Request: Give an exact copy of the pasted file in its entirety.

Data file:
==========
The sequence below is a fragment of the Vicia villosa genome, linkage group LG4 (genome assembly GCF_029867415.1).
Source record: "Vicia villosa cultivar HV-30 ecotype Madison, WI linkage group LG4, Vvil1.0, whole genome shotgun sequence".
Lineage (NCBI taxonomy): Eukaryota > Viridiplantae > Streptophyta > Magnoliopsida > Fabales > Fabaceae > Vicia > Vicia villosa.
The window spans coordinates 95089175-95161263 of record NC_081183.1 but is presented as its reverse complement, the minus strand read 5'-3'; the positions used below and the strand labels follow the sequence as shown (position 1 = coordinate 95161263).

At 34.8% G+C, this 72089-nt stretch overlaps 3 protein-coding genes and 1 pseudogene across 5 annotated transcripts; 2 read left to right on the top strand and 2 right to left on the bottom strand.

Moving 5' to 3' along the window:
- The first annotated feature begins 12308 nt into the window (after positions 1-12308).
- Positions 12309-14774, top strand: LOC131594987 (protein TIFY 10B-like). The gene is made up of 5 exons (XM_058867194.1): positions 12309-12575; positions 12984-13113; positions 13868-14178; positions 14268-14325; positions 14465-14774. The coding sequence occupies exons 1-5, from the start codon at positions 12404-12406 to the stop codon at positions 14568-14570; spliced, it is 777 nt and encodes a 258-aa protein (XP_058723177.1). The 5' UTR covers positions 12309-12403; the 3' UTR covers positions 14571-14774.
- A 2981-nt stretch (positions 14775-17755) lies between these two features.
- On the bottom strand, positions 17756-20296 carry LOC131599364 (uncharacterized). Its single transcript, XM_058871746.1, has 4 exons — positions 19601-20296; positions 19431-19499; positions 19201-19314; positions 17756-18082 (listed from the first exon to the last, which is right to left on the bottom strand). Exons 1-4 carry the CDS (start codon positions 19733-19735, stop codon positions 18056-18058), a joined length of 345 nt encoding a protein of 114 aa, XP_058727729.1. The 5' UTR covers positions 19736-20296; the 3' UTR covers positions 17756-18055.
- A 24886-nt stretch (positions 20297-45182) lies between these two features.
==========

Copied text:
The sequence below is a fragment of the Vicia villosa genome, linkage group LG4 (genome assembly GCF_029867415.1).
Source record: "Vicia villosa cultivar HV-30 ecotype Madison, WI linkage group LG4, Vvil1.0, whole genome shotgun sequence".
Lineage (NCBI taxonomy): Eukaryota > Viridiplantae > Streptophyta > Magnoliopsida > Fabales > Fabaceae > Vicia > Vicia villosa.
The window spans coordinates 95089175-95161263 of record NC_081183.1 but is presented as its reverse complement, the minus strand read 5'-3'; the positions used below and the strand labels follow the sequence as shown (position 1 = coordinate 95161263).

At 34.8% G+C, this 72089-nt stretch overlaps 3 protein-coding genes and 1 pseudogene across 5 annotated transcripts; 2 read left to right on the top strand and 2 right to left on the bottom strand.

Moving 5' to 3' along the window:
- The first annotated feature begins 12308 nt into the window (after positions 1-12308).
- Positions 12309-14774, top strand: LOC131594987 (protein TIFY 10B-like). The gene is made up of 5 exons (XM_058867194.1): positions 12309-12575; positions 12984-13113; positions 13868-14178; positions 14268-14325; positions 14465-14774. The coding sequence occupies exons 1-5, from the start codon at positions 12404-12406 to the stop codon at positions 14568-14570; spliced, it is 777 nt and encodes a 258-aa protein (XP_058723177.1). The 5' UTR covers positions 12309-12403; the 3' UTR covers positions 14571-14774.
- A 2981-nt stretch (positions 14775-17755) lies between these two features.
- On the bottom strand, positions 17756-20296 carry LOC131599364 (uncharacterized). Its single transcript, XM_058871746.1, has 4 exons — positions 19601-20296; positions 19431-19499; positions 19201-19314; positions 17756-18082 (listed from the first exon to the last, which is right to left on the bottom strand). Exons 1-4 carry the CDS (start codon positions 19733-19735, stop codon positions 18056-18058), a joined length of 345 nt encoding a protein of 114 aa, XP_058727729.1. The 5' UTR covers positions 19736-20296; the 3' UTR covers positions 17756-18055.
- A 24886-nt stretch (positions 20297-45182) lies between these two features.